Kosher Movies: Soul

My daughter, Chani, sent the family the following WhatsApp message: “I thought 2020 would be the year I got everything I wanted. Now I know 2020 is the year I appreciate everything I still have.” It was an apt message for a year in which Corona raged throughout the world and made all of us more aware of the fragility of life and made us more sensitive to the connecting power of friendship and family. Soul is the story of Joe Gardner, a middle-school music teacher, who, through crisis, develops an acute sense of gratitude for the miracles of everyday life.

Joe Gardner loves jazz. Serendipitously, he gets an opportunity to get a gig at the Half Note Club playing piano with the band of Dorothea Williams, a jazz legend. Unfortunately, on the way to the club, he falls into a manhole, an accident that separates his body from his soul. He is then transported to the You Seminar, a place where newborns receive souls so that they can journey to life on earth. Joe, however, does not want to be with souls-in-training. He wants to get back to earth quickly so he can make his evening performance at the Half Note Club.

Joe befriends “22,” a soul that has mixed feelings about going to earth. Preventing her from taking the trip to earth is her lack of a “spark,” the final attribute she needs for residing in the world of the living. She tells Joe that when she finds her “spark,” she will give it to Joe so that he can return to life in the real world. Their adventurous journey to locate the “spark” raises fundamental questions about our mission on earth. How do we identify it and how do we actualize it?

Judaism gives man his general mission, which is outlined in the Torah; namely, to do God’s will as the Torah defines it. From a personal perspective, every man is created in the image of God and has a unique purpose only he can do. In God’s eyes, no one is replaceable. We all count.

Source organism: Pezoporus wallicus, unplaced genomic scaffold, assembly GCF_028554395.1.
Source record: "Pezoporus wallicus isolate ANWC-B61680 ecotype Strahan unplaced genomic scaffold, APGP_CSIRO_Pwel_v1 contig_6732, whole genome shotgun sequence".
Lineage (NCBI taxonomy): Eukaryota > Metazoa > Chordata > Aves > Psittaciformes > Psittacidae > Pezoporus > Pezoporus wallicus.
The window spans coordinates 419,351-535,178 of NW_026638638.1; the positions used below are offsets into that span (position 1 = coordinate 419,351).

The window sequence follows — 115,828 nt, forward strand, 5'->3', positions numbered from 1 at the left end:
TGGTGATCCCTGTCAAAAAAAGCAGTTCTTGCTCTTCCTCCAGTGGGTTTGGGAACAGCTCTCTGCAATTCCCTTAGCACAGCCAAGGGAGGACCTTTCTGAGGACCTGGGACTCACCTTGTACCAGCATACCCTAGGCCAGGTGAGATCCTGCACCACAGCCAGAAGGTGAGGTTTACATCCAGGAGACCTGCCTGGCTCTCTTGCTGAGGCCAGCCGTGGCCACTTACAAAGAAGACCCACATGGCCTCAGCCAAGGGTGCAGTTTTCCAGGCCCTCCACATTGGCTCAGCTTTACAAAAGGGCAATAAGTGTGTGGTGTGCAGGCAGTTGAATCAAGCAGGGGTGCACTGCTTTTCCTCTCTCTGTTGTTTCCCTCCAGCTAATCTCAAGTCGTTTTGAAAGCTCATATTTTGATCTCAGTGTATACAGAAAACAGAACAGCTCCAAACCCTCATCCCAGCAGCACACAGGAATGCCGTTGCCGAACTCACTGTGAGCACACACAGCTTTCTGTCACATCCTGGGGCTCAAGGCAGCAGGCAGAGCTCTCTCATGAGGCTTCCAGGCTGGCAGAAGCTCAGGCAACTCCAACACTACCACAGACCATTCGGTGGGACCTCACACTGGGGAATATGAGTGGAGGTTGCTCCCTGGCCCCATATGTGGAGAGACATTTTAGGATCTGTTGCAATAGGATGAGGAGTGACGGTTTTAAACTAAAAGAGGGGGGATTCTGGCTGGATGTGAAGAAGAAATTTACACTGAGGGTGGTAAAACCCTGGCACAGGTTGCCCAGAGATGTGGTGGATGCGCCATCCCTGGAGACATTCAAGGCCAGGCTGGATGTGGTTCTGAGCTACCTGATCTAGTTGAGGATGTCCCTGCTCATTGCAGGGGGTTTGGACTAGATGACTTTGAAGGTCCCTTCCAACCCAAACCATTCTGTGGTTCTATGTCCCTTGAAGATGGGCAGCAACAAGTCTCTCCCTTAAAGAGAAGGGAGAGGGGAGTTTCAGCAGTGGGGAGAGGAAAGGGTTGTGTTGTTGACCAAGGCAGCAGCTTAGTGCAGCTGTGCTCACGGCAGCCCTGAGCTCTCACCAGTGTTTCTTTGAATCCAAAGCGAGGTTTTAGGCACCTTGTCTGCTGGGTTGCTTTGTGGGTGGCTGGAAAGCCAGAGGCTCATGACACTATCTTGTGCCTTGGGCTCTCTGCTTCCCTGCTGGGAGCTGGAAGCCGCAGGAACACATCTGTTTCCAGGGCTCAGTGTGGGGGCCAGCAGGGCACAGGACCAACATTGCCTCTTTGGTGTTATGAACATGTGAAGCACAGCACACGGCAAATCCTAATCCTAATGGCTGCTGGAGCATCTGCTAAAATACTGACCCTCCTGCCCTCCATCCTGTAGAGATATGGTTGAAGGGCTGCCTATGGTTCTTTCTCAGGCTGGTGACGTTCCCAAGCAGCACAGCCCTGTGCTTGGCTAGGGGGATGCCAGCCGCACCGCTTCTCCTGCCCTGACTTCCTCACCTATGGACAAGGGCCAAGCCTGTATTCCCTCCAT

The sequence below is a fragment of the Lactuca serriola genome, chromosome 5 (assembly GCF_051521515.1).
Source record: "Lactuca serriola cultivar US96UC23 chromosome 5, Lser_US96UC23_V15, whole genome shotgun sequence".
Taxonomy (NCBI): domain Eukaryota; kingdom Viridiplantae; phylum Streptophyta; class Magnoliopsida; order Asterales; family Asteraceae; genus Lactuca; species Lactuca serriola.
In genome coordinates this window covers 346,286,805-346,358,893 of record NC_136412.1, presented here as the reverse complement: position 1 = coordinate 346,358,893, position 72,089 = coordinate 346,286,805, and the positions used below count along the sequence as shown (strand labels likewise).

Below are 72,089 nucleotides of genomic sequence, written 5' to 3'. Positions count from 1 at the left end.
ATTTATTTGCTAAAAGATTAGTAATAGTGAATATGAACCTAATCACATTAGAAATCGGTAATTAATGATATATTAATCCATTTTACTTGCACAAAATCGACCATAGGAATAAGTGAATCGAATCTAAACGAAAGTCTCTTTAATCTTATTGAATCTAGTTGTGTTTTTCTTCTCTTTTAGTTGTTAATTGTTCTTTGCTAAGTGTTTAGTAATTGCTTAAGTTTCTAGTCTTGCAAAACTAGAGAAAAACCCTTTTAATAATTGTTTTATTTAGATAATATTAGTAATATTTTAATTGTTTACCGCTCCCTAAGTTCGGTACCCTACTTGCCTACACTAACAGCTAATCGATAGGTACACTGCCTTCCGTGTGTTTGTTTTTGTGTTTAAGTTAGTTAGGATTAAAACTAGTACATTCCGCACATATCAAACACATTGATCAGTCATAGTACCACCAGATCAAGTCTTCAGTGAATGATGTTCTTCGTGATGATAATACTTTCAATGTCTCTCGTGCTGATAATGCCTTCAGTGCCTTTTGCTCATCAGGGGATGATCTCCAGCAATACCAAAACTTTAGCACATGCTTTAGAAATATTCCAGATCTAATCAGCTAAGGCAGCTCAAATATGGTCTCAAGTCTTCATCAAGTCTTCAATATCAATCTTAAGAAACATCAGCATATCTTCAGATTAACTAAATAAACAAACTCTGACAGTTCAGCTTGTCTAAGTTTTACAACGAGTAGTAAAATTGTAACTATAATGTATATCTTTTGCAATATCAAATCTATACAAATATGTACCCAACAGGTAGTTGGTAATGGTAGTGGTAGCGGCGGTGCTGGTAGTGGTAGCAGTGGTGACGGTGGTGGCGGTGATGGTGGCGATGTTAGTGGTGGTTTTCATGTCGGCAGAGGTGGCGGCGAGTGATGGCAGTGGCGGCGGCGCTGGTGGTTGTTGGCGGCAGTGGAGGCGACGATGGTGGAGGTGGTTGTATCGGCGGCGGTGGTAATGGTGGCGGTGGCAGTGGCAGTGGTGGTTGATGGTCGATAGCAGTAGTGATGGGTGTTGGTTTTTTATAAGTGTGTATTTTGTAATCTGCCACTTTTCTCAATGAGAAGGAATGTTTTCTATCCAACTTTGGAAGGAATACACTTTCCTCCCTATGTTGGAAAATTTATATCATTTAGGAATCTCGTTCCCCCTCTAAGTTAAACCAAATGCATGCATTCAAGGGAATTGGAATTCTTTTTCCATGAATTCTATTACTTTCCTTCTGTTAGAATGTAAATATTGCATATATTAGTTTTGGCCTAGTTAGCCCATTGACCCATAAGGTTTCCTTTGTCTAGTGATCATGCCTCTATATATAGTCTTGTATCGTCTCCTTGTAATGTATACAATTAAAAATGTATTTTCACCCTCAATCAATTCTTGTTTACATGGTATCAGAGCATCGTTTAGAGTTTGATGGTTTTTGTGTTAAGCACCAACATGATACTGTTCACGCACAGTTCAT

Rabbi Jonathan Sacks offers an insightful way to discover your unique purpose. He states that you will know your purpose when what you want to do coincides with what needs to be done. For each person, it is different. But when these two things come together, you will know your purpose in life.

For Rabbi Sacks, that moment was the spark that inspired him to become a rabbi. In the life of Joe Gardner, he achieves that epiphany when he acknowledges the gifts that he already has in his present life: he can play the piano extremely well and he is an excellent teacher of music. Life itself is the gift that makes him treasure every moment.

Rabbi Avigdor Miller wisely writes about valuing every moment of life in relation to the celebration of birthdays: “You must realize that a birthday means that you are indebted to God. The older you are, the bigger is your obligation to serve God and to thank Him. So if God gave you another year, you’d better get busy accomplishing because life is passing you by. The wealth of life is when you’re young. The older you get, the poorer you are because you have less time to accomplish. And, therefore, as the years pass by, you should become more and more concerned about accomplishing. I know it might be a surprise to many of you, but you won’t live forever and there are all kinds of achievements that you should be striving for. Life is a happiness because it is an opportunity to achieve perfection in service of God. And it is the only opportunity you’re going to have.”

About the Author
Originally from Mt. Vernon, New York, Herbert J. Cohen served in the pulpit rabbinate in Atlanta at the beginning of his career. After six years, he moved into the educational rabbinate and served for 23 years as Principal of Yeshiva High School of Atlanta. In 2010, he and his wife came on aliyah to Israel. His latest book, published by Urim Publishers, is "Kosher Movies: A Film Critic Discovers Life Lessons at the Cinema." He may be reached at rabbihjco@msn.com.
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